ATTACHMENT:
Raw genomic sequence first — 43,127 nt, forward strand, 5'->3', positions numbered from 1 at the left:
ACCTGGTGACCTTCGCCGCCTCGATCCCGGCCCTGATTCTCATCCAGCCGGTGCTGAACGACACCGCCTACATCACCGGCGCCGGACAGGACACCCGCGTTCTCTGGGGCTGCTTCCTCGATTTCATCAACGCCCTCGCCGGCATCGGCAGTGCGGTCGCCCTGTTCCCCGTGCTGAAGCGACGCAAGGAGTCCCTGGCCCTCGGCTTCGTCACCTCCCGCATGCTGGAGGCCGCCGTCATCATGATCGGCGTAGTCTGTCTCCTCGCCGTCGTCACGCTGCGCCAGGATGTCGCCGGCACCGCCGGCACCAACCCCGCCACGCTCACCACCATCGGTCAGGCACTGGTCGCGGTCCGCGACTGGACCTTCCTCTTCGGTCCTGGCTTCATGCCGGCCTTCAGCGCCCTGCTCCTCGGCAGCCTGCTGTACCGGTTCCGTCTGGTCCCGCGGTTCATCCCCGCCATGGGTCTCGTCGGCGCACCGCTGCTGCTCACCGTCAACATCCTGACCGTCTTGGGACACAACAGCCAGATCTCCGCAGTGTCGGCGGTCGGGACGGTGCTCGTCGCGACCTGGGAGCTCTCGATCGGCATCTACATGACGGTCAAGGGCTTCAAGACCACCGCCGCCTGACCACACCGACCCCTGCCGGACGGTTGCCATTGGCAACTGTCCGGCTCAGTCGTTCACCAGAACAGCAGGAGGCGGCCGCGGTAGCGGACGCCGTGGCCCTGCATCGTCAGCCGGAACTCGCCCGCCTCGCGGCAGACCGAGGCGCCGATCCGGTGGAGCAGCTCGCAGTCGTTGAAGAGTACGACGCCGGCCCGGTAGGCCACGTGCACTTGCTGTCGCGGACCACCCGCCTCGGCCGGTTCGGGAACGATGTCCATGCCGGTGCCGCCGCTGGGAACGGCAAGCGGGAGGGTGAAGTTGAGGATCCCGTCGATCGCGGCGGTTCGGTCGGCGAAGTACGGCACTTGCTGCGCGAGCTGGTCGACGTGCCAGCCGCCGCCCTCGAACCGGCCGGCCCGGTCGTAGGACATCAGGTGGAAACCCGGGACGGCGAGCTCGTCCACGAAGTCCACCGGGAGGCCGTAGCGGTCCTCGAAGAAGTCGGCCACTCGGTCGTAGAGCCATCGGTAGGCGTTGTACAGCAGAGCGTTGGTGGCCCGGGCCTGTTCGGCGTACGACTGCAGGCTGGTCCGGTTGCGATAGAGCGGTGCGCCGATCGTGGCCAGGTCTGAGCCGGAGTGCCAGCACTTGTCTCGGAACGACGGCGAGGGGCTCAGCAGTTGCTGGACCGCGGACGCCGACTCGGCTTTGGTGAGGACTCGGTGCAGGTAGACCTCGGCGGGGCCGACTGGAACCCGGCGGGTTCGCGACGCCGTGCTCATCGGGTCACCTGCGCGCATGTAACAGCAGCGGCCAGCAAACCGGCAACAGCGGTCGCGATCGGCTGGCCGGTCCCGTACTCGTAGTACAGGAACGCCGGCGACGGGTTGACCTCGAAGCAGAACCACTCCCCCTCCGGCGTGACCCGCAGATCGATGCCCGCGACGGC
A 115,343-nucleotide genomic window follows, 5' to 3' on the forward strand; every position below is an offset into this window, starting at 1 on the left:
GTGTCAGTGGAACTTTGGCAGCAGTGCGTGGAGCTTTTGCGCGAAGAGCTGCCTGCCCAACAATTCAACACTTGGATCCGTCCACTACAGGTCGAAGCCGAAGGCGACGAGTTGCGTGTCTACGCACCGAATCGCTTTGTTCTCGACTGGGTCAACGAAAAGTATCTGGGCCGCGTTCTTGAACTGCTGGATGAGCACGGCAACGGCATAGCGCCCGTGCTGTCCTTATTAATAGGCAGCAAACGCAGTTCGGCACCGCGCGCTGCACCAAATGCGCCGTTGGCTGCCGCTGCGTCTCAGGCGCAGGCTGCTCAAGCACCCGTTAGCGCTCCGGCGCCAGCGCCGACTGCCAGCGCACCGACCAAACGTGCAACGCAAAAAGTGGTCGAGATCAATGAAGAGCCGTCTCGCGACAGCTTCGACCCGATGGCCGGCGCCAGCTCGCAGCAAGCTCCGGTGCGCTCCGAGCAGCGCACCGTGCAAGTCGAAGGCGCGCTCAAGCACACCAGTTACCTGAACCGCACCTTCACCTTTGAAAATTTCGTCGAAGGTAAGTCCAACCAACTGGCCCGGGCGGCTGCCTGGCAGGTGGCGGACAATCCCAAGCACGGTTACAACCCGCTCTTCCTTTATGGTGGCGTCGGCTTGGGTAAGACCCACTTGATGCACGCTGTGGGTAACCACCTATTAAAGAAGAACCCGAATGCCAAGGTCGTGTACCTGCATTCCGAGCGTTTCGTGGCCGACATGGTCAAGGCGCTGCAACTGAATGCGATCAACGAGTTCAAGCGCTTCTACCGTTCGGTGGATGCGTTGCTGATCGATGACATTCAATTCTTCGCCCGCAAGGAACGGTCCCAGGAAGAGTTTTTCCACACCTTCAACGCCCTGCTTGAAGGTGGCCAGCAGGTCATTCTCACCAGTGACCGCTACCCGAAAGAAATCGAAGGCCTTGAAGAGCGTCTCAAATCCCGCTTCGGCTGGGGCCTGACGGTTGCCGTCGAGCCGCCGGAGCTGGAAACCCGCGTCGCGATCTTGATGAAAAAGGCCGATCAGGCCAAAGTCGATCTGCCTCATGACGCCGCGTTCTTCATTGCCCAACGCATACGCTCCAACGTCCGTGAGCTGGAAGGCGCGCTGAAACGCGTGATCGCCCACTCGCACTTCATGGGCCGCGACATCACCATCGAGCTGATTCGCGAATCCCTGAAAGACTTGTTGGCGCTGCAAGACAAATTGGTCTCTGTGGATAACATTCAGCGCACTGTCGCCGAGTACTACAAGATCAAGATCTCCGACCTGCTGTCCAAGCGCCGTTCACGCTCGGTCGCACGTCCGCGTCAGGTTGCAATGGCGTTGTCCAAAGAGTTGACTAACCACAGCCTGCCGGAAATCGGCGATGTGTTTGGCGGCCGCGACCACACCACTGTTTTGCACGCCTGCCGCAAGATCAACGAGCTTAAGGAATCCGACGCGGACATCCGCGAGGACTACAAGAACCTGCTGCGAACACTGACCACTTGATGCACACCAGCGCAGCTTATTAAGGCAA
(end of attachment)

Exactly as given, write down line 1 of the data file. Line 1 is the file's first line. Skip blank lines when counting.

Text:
Raw genomic sequence first — 43,127 nt, forward strand, 5'->3', positions numbered from 1 at the left: